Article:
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Roll-fed labels take on shrink sleeves for tough contours

Roll-fed labels that mimic the look of shrink sleeves: that is the claim being made by the label films division of plastics supplier Dow Chemical Co. (Midland, MI) for the company’s two new shrink-label films for roll-fed shrink labels. New are Opticite 48 roll-fed and Opticite 61 roll-fed shrink-label films, additions to the supplier’s Opticite label films’ range.

Roll-fed labels that mimic the look of shrink sleeves: that is the claim being made by the label films division of plastics supplier Dow Chemical Co. (Midland, MI) for the company’s two new shrink-label films for roll-fed shrink labels. New are Opticite 48 roll-fed and Opticite 61 roll-fed shrink-label films, additions to the supplier’s Opticite label films’ range.



Looks like a shrink sleeve, but it’s roll-fed: Dow’s new addition to its Opticite range.
According to Dow, these polystyrene-based films provide greater than 40% shrinkage in the machine direction, even on highly contoured containers, in hot-air, infrared, and combination shrink tunnels. “This new film opens an entirely new category for high-shrink roll-fed applications. The simple explanation is that you can get the look of a sleeve with the cost and efficiency of a roll-fed process,” explains Chuck Carn, the senior market development specialist at the company. With roll-fed labels, a converter can offer the appeal of full-body contoured labels while reducing off-line seaming and the inspection steps typical in the production of transverse-direction shrink sleeves, claims Dow.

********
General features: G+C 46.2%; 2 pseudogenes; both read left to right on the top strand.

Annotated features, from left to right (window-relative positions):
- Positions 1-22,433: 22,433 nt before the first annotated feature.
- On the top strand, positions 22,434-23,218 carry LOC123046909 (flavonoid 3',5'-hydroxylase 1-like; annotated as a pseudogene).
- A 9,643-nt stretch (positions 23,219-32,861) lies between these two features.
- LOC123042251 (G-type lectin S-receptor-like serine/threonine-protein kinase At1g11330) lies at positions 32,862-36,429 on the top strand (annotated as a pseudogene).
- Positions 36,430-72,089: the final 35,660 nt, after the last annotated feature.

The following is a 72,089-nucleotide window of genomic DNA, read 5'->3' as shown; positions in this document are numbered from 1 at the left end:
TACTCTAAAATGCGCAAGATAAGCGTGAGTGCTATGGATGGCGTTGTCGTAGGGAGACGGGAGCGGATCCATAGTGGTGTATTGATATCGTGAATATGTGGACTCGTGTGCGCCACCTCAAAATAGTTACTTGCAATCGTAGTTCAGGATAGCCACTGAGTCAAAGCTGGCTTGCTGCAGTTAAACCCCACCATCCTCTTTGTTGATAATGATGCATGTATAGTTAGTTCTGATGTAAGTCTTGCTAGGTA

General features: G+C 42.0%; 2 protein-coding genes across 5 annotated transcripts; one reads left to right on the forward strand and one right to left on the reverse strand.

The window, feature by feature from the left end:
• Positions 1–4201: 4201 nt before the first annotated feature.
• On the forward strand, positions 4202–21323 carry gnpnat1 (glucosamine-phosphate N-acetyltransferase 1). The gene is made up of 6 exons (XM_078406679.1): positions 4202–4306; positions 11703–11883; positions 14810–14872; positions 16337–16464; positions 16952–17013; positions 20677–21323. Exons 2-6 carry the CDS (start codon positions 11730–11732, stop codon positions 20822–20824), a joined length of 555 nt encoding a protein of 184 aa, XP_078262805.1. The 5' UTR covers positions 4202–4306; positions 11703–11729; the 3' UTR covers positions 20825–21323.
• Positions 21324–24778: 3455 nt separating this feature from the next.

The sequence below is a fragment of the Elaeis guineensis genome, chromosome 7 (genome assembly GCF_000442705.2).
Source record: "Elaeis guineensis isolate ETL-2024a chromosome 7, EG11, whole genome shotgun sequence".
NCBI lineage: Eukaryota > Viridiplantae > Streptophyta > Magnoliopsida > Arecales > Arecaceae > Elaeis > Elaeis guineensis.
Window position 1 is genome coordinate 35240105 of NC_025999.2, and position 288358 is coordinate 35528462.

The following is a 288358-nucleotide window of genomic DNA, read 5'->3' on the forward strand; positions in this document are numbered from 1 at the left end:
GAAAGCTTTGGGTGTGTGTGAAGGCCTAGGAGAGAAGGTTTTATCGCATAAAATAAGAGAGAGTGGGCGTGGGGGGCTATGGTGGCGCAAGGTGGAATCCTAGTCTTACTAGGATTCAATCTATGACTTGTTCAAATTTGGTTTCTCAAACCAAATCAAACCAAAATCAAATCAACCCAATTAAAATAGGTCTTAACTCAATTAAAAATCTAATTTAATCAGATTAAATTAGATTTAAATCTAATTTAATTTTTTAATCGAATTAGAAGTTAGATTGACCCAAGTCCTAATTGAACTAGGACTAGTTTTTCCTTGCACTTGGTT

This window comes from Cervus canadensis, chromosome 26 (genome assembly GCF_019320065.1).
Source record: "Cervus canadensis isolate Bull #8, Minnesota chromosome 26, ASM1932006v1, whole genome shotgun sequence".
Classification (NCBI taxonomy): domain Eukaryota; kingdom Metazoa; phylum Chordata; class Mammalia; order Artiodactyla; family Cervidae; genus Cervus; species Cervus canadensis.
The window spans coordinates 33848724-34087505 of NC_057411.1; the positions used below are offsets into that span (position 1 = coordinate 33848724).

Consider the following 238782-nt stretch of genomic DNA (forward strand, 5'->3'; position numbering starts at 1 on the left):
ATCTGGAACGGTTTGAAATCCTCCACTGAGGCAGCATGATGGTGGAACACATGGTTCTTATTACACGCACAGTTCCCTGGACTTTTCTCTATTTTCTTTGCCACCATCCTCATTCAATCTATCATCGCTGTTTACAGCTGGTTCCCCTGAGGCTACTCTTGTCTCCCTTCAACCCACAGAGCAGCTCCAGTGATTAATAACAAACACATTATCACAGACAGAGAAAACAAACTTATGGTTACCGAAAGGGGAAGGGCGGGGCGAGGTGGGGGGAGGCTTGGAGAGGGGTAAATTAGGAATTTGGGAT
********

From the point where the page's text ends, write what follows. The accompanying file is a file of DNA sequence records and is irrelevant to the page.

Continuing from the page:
Full-body shrink-film labels are processed via cast-film extrusion, with transverse direction orientation (TDO), then printed, seamed, and applied on-site or, more often, shipped. End users, typically brand owners, run them through shrink tunnels where heat generated by steam or infrared radiation causes labels to shrink to the contours of the underlying packaging. Tunnels follow filling equipment if the label acts as a tamper-evident seal. But the new label films from Dow are only oriented in the machine direction, with very little shrinkage in the transverse direction, reports Carn. The standard material for roll-fed shrink applications is bioriented polypropylene (BOPP), but shrinkage of this is limited to about 15%, he says. Dow’s films and their high shrink rate could offer a lower-cost option for decorating crazily contoured packaging.
 
Carn’s colleague Julie Hatlewick, senior development specialist, adds that while many films can achieve 70% shrinkage in laboratory testing, the actual shrinkage achievable with a high-quality appearance (i.e. no defects) is typically less than cited by a lab test. Opticite films are no different, she said, hitting 70% shrinkage in lab tests, but 40% shrinkage is more realistic in commercial use.

The new Dow films are suitable for use with traditional hot melt adhesive, solvent, or ultraviolet-curable adhesive, as well as with laser and ultrasonic seaming systems. Matt Defosse
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